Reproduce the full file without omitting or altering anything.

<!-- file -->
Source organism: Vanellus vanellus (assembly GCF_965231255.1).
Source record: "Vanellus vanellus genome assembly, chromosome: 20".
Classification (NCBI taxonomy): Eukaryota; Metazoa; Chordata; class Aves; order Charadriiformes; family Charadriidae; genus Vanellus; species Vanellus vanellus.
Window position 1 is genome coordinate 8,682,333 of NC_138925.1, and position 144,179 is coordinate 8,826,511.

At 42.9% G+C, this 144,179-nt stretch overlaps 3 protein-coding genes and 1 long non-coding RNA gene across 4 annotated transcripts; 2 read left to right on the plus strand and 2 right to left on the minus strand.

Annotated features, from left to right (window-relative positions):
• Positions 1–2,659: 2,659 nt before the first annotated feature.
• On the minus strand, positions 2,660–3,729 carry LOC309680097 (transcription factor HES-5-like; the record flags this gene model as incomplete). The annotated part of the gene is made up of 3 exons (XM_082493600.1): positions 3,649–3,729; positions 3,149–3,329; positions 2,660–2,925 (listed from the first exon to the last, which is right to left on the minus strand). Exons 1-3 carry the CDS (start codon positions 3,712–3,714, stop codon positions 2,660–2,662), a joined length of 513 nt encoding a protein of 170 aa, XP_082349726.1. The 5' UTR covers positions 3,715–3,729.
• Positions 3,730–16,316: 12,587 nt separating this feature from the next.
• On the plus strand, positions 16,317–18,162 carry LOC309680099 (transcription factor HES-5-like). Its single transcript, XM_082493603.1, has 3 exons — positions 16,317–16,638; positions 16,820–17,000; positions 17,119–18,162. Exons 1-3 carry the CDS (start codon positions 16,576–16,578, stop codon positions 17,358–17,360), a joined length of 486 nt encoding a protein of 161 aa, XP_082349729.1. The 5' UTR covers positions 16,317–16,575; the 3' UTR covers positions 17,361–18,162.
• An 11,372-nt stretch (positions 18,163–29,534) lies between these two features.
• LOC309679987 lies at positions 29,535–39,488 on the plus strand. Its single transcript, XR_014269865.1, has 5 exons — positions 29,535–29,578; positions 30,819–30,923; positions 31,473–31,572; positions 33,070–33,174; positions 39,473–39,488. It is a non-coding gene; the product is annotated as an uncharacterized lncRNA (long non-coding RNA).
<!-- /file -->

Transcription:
Source organism: Vanellus vanellus (assembly GCF_965231255.1).
Source record: "Vanellus vanellus genome assembly, chromosome: 20".
Classification (NCBI taxonomy): Eukaryota; Metazoa; Chordata; class Aves; order Charadriiformes; family Charadriidae; genus Vanellus; species Vanellus vanellus.
Window position 1 is genome coordinate 8,682,333 of NC_138925.1, and position 144,179 is coordinate 8,826,511.

At 42.9% G+C, this 144,179-nt stretch overlaps 3 protein-coding genes and 1 long non-coding RNA gene across 4 annotated transcripts; 2 read left to right on the plus strand and 2 right to left on the minus strand.

Annotated features, from left to right (window-relative positions):
• Positions 1–2,659: 2,659 nt before the first annotated feature.
• On the minus strand, positions 2,660–3,729 carry LOC309680097 (transcription factor HES-5-like; the record flags this gene model as incomplete). The annotated part of the gene is made up of 3 exons (XM_082493600.1): positions 3,649–3,729; positions 3,149–3,329; positions 2,660–2,925 (listed from the first exon to the last, which is right to left on the minus strand). Exons 1-3 carry the CDS (start codon positions 3,712–3,714, stop codon positions 2,660–2,662), a joined length of 513 nt encoding a protein of 170 aa, XP_082349726.1. The 5' UTR covers positions 3,715–3,729.
• Positions 3,730–16,316: 12,587 nt separating this feature from the next.
• On the plus strand, positions 16,317–18,162 carry LOC309680099 (transcription factor HES-5-like). Its single transcript, XM_082493603.1, has 3 exons — positions 16,317–16,638; positions 16,820–17,000; positions 17,119–18,162. Exons 1-3 carry the CDS (start codon positions 16,576–16,578, stop codon positions 17,358–17,360), a joined length of 486 nt encoding a protein of 161 aa, XP_082349729.1. The 5' UTR covers positions 16,317–16,575; the 3' UTR covers positions 17,361–18,162.
• An 11,372-nt stretch (positions 18,163–29,534) lies between these two features.
• LOC309679987 lies at positions 29,535–39,488 on the plus strand. Its single transcript, XR_014269865.1, has 5 exons — positions 29,535–29,578; positions 30,819–30,923; positions 31,473–31,572; positions 33,070–33,174; positions 39,473–39,488. It is a non-coding gene; the product is annotated as an uncharacterized lncRNA (long non-coding RNA).